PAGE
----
- Store at 15°30° C (59°86° F) and protect from light.
Adverse Effects (≥1%)CNS:
Dizziness, vertigo, headache, fatigue
, sleep disturbances, depression
, syncope. CV: Hypotension,
congestive heart failure, bradycardia, severe tachycardia, peripheral edema, AV block. GI:
Nausea, abdominal discomfort, constipation,
elevated liver enzymes. Body as a Whole:
Flushing, pulmonary edema, muscle fatigue
, diaphoresis. Skin:
Diagnostic Test Interference
Verapamil may cause elevations of serum AST, ALT, alkaline phosphatase.
InteractionsDrug: beta blockers
increase risk of CHF, bradycardia, or heart block; significantly increased levels of digoxin
and toxicity; potentiates hypotensive effects of hypotensive agents
; levels of lithium
may be increased, increasing their toxicity; calcium salts
(IV) may antagonize verapamil
effects. Food: Grapefruit juice
may increase verapamil
levels. Herbal: Hawthorne
may have additive hypotensive effects. St. John's wort
may decrease efficacy.
90% absorbed, but only 2530% reaches systemic circulation (first pass metabolism). Peak:
12 h PO; 48 h sustained release; 5 min IV. Distribution:
Widely distributed, including CNS; crosses placenta; present in breast milk. Metabolism:
In liver (CYP3A4). Elimination:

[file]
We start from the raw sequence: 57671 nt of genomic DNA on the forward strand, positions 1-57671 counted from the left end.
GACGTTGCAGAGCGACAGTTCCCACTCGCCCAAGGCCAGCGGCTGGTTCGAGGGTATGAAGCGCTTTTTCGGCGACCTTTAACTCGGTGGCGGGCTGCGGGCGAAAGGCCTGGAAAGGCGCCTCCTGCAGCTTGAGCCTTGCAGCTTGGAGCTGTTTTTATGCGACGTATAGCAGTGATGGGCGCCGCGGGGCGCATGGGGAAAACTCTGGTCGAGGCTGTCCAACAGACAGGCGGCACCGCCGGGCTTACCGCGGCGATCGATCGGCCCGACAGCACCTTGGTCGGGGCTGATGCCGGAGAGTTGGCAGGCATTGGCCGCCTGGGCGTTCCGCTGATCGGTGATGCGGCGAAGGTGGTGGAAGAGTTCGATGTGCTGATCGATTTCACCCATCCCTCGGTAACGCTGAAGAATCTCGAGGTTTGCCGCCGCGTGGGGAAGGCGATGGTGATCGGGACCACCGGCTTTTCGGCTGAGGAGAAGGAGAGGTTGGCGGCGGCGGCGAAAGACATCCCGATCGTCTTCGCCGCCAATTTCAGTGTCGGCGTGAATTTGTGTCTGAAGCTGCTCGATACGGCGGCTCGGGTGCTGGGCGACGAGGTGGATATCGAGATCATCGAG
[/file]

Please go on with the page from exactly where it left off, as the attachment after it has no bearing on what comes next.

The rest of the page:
70% in urine; 16% in feces. Half-Life:
Assessment & Drug Effects
- Monitor therapeutic effectiveness. Drug should decrease angina frequency, nitroglycerin consumption, and episodes of ST
- Establish baseline data and periodically monitor: BP and pulse.
- Lab tests: Baseline and periodic liver and kidney functions.
- Instruct patient to remain in recumbent position for at least 1 h after dose is given to diminish subjective effects of
transient asymptomatic hypotension that may accompany infusion.
- Monitor for AV block or excessive bradycardia when infusion is given concurrently with digitalis.
- Monitor I&O ratio during IV and early oral maintenance therapy. Renal impairment prolongs duration of action, increasing
potential for toxicity and incidence of adverse effects. Advise patient to report gradual weight gain and evidence of edema.
- Monitor ECG continuously during IV administration. Essential because drug action may be prolonged and incidence of adverse
reactions is highest during IV administration in older adults, patients with impaired kidney function, and patients of small
- Check BP shortly before administration of next dose to evaluate degree of control during early treatment for hypertension.
Patient & Family Education
- Monitor radial pulse before each dose, notify physician of an irregular pulse or one slower than established guideline.
- Adhere to established guidelines for exercise program.
- Do not drive or engage in potentially hazardous activities until response to drug is known.
- Decrease intake of caffeine-containing beverage (i.e., coffee, tea, chocolate).
- Change positions slowly from lying down to standing to prevent falls because of drug-related vertigo until tolerance to
reduced BP is established.
- Notify physician of easy bruising, petechiae, unexplained bleeding.
- Do not use OTC drugs, especially aspirin, unless they are specifically prescribed by physician.